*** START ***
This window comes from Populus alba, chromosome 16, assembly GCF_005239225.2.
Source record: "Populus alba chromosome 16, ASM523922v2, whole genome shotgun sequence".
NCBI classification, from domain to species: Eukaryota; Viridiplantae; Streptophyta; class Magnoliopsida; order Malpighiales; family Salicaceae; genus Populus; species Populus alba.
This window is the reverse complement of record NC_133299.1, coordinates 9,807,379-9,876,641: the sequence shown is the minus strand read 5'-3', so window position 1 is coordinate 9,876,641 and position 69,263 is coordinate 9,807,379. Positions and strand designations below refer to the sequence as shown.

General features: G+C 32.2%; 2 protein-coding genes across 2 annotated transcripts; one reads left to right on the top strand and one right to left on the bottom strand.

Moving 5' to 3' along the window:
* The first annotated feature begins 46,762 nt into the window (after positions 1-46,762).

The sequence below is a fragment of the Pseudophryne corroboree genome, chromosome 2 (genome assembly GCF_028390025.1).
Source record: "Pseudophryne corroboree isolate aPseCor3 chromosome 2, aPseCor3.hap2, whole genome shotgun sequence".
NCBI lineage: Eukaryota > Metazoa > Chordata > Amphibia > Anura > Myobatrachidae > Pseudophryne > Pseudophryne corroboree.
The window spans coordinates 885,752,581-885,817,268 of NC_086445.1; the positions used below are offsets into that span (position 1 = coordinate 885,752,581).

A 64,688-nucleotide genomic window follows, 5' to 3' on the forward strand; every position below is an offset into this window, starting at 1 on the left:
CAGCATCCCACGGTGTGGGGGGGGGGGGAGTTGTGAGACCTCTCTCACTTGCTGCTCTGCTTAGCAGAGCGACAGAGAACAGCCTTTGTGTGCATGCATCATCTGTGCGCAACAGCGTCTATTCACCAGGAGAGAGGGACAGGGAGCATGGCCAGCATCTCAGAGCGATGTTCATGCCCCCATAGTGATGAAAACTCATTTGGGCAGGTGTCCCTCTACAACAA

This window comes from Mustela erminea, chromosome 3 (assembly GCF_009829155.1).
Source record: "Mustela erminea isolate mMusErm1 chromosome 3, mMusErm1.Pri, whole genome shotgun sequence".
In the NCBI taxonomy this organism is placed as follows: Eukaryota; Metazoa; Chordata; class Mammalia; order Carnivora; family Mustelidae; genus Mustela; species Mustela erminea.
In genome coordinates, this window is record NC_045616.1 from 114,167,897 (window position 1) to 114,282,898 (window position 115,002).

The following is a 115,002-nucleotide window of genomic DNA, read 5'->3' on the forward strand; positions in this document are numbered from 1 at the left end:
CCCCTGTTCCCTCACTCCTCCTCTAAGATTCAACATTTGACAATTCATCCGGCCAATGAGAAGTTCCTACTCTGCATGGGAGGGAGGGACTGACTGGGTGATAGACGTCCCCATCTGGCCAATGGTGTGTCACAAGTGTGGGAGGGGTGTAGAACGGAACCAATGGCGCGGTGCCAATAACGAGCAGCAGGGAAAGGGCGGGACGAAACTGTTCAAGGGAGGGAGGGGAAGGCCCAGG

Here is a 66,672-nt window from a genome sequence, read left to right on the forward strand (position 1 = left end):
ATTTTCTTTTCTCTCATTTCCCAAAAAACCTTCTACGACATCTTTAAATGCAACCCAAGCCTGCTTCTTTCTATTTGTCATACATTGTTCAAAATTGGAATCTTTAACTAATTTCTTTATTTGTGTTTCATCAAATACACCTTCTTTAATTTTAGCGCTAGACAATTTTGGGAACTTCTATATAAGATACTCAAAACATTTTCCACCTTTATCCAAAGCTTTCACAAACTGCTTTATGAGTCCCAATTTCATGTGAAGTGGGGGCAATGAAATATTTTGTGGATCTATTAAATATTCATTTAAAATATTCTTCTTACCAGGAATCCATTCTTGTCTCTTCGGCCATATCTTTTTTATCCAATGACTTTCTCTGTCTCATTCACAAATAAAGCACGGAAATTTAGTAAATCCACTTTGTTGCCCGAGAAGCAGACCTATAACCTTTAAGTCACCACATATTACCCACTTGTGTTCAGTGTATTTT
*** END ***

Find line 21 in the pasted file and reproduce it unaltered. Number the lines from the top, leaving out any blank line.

ATTTTCTTTTCTCTCATTTCCCAAAAAACCTTCTACGACATCTTTAAATGCAACCCAAGCCTGCTTCTTTCTATTTGTCATACATTGTTCAAAATTGGAATCTTTAACTAATTTCTTTATTTGTGTTTCATCAAATACACCTTCTTTAATTTTAGCGCTAGACAATTTTGGGAACTTCTATATAAGATACTCAAAACATTTTCCACCTTTATCCAAAGCTTTCACAAACTGCTTTATGAGTCCCAATTTCATGTGAAGTGGGGGCAATGAAATATTTTGTGGATCTATTAAATATTCATTTAAAATATTCTTCTTACCAGGAATCCATTCTTGTCTCTTCGGCCATATCTTTTTTATCCAATGACTTTCTCTGTCTCATTCACAAATAAAGCACGGAAATTTAGTAAATCCACTTTGTTGCCCGAGAAGCAGACCTATAACCTTTAAGTCACCACATATTACCCACTTGTGTTCAGTGTATTTT